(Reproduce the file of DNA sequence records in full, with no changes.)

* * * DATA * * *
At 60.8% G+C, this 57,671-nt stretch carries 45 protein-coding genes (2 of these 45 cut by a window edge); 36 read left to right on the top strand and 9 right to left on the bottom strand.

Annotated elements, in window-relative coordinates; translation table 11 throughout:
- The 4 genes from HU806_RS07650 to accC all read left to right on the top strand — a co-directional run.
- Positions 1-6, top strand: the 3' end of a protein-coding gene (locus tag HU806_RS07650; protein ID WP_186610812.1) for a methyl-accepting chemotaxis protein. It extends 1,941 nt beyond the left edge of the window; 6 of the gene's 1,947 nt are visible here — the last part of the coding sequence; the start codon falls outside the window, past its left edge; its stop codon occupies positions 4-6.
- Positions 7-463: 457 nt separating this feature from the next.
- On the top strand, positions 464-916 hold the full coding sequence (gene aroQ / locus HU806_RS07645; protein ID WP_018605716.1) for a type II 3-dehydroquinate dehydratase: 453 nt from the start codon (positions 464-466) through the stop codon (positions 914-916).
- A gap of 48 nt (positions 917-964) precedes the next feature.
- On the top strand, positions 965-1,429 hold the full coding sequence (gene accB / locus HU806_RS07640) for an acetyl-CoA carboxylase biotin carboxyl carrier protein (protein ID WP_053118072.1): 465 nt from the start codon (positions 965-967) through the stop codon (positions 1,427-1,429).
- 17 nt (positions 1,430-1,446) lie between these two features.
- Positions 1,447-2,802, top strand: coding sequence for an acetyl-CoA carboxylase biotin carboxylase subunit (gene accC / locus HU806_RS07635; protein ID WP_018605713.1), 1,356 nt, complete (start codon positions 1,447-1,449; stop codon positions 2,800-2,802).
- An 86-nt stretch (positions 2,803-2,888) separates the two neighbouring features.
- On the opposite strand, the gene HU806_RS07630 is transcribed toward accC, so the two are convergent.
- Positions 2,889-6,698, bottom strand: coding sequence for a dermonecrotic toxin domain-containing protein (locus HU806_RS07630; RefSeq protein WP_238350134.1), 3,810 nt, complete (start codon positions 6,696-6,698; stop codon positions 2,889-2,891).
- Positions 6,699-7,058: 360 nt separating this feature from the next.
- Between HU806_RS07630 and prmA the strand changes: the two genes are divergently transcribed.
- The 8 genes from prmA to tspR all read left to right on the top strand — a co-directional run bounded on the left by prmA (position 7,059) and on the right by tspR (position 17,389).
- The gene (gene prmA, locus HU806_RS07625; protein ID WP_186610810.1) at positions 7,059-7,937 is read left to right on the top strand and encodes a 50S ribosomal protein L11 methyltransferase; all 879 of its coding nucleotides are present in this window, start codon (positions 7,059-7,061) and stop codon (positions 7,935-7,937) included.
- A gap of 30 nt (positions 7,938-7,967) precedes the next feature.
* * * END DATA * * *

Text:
At 60.8% G+C, this 57,671-nt stretch carries 45 protein-coding genes (2 of these 45 cut by a window edge); 36 read left to right on the top strand and 9 right to left on the bottom strand.

Annotated elements, in window-relative coordinates; translation table 11 throughout:
- The 4 genes from HU806_RS07650 to accC all read left to right on the top strand — a co-directional run.
- Positions 1-6, top strand: the 3' end of a protein-coding gene (locus tag HU806_RS07650; protein ID WP_186610812.1) for a methyl-accepting chemotaxis protein. It extends 1,941 nt beyond the left edge of the window; 6 of the gene's 1,947 nt are visible here — the last part of the coding sequence; the start codon falls outside the window, past its left edge; its stop codon occupies positions 4-6.
- Positions 7-463: 457 nt separating this feature from the next.
- On the top strand, positions 464-916 hold the full coding sequence (gene aroQ / locus HU806_RS07645; protein ID WP_018605716.1) for a type II 3-dehydroquinate dehydratase: 453 nt from the start codon (positions 464-466) through the stop codon (positions 914-916).
- A gap of 48 nt (positions 917-964) precedes the next feature.
- On the top strand, positions 965-1,429 hold the full coding sequence (gene accB / locus HU806_RS07640) for an acetyl-CoA carboxylase biotin carboxyl carrier protein (protein ID WP_053118072.1): 465 nt from the start codon (positions 965-967) through the stop codon (positions 1,427-1,429).
- 17 nt (positions 1,430-1,446) lie between these two features.
- Positions 1,447-2,802, top strand: coding sequence for an acetyl-CoA carboxylase biotin carboxylase subunit (gene accC / locus HU806_RS07635; protein ID WP_018605713.1), 1,356 nt, complete (start codon positions 1,447-1,449; stop codon positions 2,800-2,802).
- An 86-nt stretch (positions 2,803-2,888) separates the two neighbouring features.
- On the opposite strand, the gene HU806_RS07630 is transcribed toward accC, so the two are convergent.
- Positions 2,889-6,698, bottom strand: coding sequence for a dermonecrotic toxin domain-containing protein (locus HU806_RS07630; RefSeq protein WP_238350134.1), 3,810 nt, complete (start codon positions 6,696-6,698; stop codon positions 2,889-2,891).
- Positions 6,699-7,058: 360 nt separating this feature from the next.
- Between HU806_RS07630 and prmA the strand changes: the two genes are divergently transcribed.
- The 8 genes from prmA to tspR all read left to right on the top strand — a co-directional run bounded on the left by prmA (position 7,059) and on the right by tspR (position 17,389).
- The gene (gene prmA, locus HU806_RS07625; protein ID WP_186610810.1) at positions 7,059-7,937 is read left to right on the top strand and encodes a 50S ribosomal protein L11 methyltransferase; all 879 of its coding nucleotides are present in this window, start codon (positions 7,059-7,061) and stop codon (positions 7,935-7,937) included.
- A gap of 30 nt (positions 7,938-7,967) precedes the next feature.